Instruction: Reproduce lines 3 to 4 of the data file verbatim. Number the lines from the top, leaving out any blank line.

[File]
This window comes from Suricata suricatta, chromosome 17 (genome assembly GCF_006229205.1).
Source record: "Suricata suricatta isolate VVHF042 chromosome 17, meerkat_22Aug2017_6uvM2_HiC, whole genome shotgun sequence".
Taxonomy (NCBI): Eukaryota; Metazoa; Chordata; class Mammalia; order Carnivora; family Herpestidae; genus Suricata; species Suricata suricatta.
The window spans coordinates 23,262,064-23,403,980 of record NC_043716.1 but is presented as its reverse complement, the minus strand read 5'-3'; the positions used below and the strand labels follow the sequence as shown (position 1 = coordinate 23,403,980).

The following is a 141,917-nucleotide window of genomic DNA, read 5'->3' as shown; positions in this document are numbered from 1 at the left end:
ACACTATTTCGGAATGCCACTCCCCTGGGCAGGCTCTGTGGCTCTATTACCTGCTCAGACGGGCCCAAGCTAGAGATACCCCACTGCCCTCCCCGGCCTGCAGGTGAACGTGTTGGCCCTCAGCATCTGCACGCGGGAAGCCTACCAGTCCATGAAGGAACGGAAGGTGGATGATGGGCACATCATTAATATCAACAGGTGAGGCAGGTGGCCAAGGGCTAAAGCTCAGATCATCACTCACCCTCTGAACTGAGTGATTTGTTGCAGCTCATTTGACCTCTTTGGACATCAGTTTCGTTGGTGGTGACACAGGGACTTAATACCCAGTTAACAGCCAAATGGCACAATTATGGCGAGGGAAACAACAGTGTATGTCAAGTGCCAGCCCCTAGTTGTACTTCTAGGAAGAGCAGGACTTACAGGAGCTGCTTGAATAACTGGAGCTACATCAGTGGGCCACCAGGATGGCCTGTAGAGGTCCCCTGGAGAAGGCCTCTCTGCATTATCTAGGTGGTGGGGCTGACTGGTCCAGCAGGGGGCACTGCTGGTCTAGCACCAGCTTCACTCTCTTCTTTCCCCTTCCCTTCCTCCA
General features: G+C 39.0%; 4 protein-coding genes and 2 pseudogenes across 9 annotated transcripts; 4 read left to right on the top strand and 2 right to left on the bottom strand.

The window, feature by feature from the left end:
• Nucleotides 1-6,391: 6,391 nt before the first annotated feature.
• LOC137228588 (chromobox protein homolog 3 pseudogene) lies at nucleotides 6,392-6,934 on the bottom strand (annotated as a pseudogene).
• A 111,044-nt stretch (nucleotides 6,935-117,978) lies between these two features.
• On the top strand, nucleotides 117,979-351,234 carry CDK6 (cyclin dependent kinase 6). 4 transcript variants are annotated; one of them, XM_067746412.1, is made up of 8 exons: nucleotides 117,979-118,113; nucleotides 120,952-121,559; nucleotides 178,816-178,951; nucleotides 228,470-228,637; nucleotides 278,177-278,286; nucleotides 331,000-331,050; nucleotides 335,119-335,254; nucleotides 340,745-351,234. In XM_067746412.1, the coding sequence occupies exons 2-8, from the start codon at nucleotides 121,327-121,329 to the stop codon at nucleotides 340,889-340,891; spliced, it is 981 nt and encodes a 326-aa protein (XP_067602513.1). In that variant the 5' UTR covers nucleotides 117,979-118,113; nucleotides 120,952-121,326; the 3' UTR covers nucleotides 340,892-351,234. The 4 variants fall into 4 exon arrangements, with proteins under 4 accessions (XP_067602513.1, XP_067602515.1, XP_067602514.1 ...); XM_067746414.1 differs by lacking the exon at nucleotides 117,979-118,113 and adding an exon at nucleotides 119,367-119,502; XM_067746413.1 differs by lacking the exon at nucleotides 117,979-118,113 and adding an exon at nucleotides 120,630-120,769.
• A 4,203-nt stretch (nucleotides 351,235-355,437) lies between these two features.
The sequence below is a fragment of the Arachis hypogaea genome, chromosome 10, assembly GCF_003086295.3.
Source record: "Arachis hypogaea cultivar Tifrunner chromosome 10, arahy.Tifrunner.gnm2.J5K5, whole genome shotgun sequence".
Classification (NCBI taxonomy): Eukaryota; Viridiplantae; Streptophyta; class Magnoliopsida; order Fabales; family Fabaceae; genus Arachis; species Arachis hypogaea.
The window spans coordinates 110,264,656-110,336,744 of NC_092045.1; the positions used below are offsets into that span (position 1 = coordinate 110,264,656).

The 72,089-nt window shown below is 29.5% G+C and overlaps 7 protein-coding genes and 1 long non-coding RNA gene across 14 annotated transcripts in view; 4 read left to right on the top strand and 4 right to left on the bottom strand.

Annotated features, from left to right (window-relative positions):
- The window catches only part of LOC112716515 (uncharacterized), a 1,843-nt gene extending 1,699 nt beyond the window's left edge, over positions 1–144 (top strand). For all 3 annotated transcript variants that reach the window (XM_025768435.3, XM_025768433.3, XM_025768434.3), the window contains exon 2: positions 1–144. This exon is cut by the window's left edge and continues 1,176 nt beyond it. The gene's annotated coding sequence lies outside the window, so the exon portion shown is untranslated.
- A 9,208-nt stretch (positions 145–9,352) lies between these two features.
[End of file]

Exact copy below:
Taxonomy (NCBI): Eukaryota; Metazoa; Chordata; class Mammalia; order Carnivora; family Herpestidae; genus Suricata; species Suricata suricatta.
The window spans coordinates 23,262,064-23,403,980 of record NC_043716.1 but is presented as its reverse complement, the minus strand read 5'-3'; the positions used below and the strand labels follow the sequence as shown (position 1 = coordinate 23,403,980).